Hazzan Barbara Barnett is singing a new song. The former Chicago-based cantor is preparing for a new year as a Hebrew and Jewish studies teacher at Community Day School.
Although instructing kindergarteners and early childhood students is a departure from leading thousands of worshippers in the Shema, Barnett said she’s eager to share her love of tefillah (prayer) and create new connections in Pittsburgh.
“I want to make liturgy mean something,” the Swissvale resident said. “The heart and soul of being Jewish, and the thing that ties us all together — no matter what movement we are in — is the liturgy and the Torah.”
Barnett moved to Pittsburgh last summer — her daughter and family live in Squirrel Hill — then spent the year teaching at CDS and J-JEP.
She built her skills in the Windy City suburbs. Before serving as hazzan/tefillah educator at North Suburban Synagogue Beth El, Barnett was cantor at Congregation Beth Am and ritual director at Congregation Beth Shalom in Northbrook, Illinois.
In each setting, Barnett said she focused on transforming prayer from perfunctory to prudent.
One mechanism, she said, was leading multigenerational services and helping individuals scrutinize liturgical texts.
Another was creating “nonthreatening and nonjudgmental” prayer spaces — places where generations of families could come, ask questions and “become more knowledgeable,” she said.
Praying doesn’t have to be a foreign practice in a staid environment, she said: “Kids or adults, on whatever level it is, can connect to their Judaism in a less obvious but meaningful way.”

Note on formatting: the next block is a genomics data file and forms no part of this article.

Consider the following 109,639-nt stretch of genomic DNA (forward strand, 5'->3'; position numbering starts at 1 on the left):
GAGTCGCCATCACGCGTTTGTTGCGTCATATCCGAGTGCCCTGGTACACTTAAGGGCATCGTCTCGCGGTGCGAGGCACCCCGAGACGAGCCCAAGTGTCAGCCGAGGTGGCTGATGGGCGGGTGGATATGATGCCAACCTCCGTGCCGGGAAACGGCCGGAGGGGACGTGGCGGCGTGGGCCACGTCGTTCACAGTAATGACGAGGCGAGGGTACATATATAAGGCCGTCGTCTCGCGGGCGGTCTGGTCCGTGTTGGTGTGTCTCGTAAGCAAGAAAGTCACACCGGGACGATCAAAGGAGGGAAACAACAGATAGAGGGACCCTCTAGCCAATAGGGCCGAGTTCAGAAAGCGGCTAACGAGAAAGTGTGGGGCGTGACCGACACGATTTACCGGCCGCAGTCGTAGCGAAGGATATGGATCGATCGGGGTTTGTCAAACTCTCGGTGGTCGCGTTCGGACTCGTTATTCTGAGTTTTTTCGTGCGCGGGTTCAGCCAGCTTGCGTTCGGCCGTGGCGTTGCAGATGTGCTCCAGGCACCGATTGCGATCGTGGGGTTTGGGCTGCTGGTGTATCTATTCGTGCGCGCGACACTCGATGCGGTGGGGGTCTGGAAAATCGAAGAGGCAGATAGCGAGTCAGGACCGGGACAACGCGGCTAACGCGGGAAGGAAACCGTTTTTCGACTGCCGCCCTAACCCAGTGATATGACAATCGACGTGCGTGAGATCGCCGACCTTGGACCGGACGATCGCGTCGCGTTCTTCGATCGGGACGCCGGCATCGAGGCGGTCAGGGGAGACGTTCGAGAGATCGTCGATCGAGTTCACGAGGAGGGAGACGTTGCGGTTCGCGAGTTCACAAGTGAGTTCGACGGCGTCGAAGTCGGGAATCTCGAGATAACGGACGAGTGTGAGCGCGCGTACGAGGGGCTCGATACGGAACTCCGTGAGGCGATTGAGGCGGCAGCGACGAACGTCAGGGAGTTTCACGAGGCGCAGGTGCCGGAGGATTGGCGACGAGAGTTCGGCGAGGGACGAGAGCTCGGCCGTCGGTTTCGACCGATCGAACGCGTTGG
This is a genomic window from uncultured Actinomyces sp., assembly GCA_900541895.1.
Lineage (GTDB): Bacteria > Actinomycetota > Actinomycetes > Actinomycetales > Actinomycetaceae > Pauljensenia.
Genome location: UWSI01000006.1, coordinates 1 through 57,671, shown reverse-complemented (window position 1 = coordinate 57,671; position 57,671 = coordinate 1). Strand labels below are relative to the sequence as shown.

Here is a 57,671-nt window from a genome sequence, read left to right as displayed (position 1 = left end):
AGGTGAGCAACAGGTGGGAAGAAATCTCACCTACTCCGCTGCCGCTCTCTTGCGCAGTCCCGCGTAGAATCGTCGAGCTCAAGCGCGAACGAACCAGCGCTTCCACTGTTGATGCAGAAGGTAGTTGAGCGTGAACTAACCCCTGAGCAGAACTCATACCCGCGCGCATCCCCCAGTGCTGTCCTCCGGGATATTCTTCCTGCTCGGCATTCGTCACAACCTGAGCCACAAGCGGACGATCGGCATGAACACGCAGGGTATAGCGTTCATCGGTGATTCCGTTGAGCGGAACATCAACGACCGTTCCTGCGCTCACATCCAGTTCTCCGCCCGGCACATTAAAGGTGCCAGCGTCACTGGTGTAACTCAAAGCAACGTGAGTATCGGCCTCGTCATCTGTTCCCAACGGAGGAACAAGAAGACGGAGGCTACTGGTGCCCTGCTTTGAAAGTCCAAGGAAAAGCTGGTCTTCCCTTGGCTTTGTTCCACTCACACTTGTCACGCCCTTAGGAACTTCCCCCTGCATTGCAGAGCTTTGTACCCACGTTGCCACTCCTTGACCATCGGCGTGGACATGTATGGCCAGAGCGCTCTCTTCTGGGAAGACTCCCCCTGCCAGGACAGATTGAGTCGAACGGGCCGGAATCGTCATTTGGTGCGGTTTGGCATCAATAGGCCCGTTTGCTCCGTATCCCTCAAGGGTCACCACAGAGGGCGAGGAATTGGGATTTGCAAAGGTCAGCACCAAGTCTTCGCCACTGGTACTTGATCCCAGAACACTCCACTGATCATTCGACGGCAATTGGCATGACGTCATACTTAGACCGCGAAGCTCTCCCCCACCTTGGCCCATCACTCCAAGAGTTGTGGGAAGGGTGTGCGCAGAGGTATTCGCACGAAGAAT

Barnett pointed to Kabbalat Shabbat at CDS as an example of how she’s carried her Midwestern efforts east.
“Every Friday last year, we would get the entire preschool in a room and do a 30-minute service where everybody was completely singing,” she said.
With school starting soon, Barnett is excited to share that love of prayer again and expand it throughout the community.
Although working with children is a delight, Barnett said she seeks ways to engage older adults.
“It’s kind of hard to move into a new community,” she said. “I have always served these enormous synagogues, with 1,200 families, with multiple clergy, and here things are much smaller.”
Barnett said she wants to make the most of Pittsburgh. She joined a havurah (friend group) at Congregation Beth Shalom and continues working on her other passion: writing.
She is the author of “The Apothecary’s Curse,” which was a Bram Stoker Award nominee, and “Alchemy of Glass” — both novels were from Pyr Books and Simon and Schuster — and several other works.
Recently, she has “crossed over into shorter fiction,” she said.
Whether by pen or prayer, Barnett hopes to make new friends, impact her community and disseminate the teaching of Rabbi Abraham Joshua Heschel: “radical amazement.”
“Children get it. They are not cynical and they are not jaded — they are open to it. And that’s why I love teaching kindergarten students and kids who are younger,” she said.
Her hope, Barnett continued, is to share that passion with the wider community.
“I grew up in a very secular Reform home. I didn’t know an alef from a bet until I was in my 20s, and following along in services was as impossible as learning Greek. When I made a decision to be a cantor it wasn’t only for the purpose of engaging kids, but to engage and speak to everyone,” she said.
Part of the beauty of Pittsburgh is that the bevy of hills aren’t necessarily obstacles to making liturgy more accessible, she said: “It’s a lovely community.”
Helping people appreciate worship isn’t only about making the ride easier, she said.
It should be “enjoyable and joyful.” PJC
Adam Reinherz can be reached at firstname.lastname@example.org.